Andrew Carnegie, the man often referred to as the greatest industrialist of the 20th century, was standing in front of a room of wide-eyed students at Curry Commercial College. 
“‘Don’t put all your eggs in one basket,’ is wrong” he counseled. “I tell you ‘put all your eggs in one basket, and then watch that basket. Look round you and take notice; men who do that do not often fail.”
The question is, which basket do you watch? More to the point, how do you know which basket is the right basket, to begin with? The answer is you ask a question, one that removes ambiguity.
You ask a focusing question.
The Power of Quality Questions
We all have goals we want to achieve and challenges we want to overcome. We want to get things done, make more money, lose weight, exercise regularly and more.
To move closer toward where we want to be, we need answers. But not just any answers—answers that will give us the quickest, easiest and cheapest way possible.
We search for the best way to buy Bitcoin, the easiest way to lose weight, the cheapest way to travel Europe. But in doing so, we fail to realize it’s not the answer that matter; it’s the initial question.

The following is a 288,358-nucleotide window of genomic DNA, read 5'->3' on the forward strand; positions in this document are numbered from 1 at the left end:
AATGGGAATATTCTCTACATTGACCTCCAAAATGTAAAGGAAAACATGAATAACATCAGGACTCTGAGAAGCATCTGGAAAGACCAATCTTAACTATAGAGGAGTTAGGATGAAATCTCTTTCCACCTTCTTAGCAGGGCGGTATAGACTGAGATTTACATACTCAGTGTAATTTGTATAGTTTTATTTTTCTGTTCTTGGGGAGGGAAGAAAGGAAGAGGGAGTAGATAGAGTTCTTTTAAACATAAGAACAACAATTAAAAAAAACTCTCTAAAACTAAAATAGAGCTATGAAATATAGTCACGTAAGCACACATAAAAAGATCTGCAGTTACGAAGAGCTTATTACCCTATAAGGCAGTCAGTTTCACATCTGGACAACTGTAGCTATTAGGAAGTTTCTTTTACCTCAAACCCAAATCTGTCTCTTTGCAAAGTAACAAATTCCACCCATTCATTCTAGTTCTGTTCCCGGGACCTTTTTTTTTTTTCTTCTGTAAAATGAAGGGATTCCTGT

Let’s imagine, for a moment, you’re a service-based business owner. You’re running a SaaS company, but churn is high and it’s affecting cash flow. So you ask yourself, “How can I reduce churn?” You search Google and after a while, you chance upon a quick and easy way to increase customer loyalty. But in doing so, you overlook an important reality: you don’t have a good product.
Often, we fail to realize we can have the best answer in the world, but if it belongs to the wrong question, at this moment, it doesn’t matter.
The goal, then, isn’t always to search for better answers, it’s to ask better questions. But finding the right question isn’t always easy, is it? After all, you don’t know what you don’t know.
If, like in the above example, you’re blind to the real challenge, it’s hard to see your ailment for what it actually is: a symptom of a more serious, undiagnosed problem.
Our goals don’t always come with a blueprint. And even when they do, they might not come with the right blueprint. After all, what worked for one person might not work for you. If we are to achieve in life and work, we need to create our own blueprint, one that’s predictable and repeatable.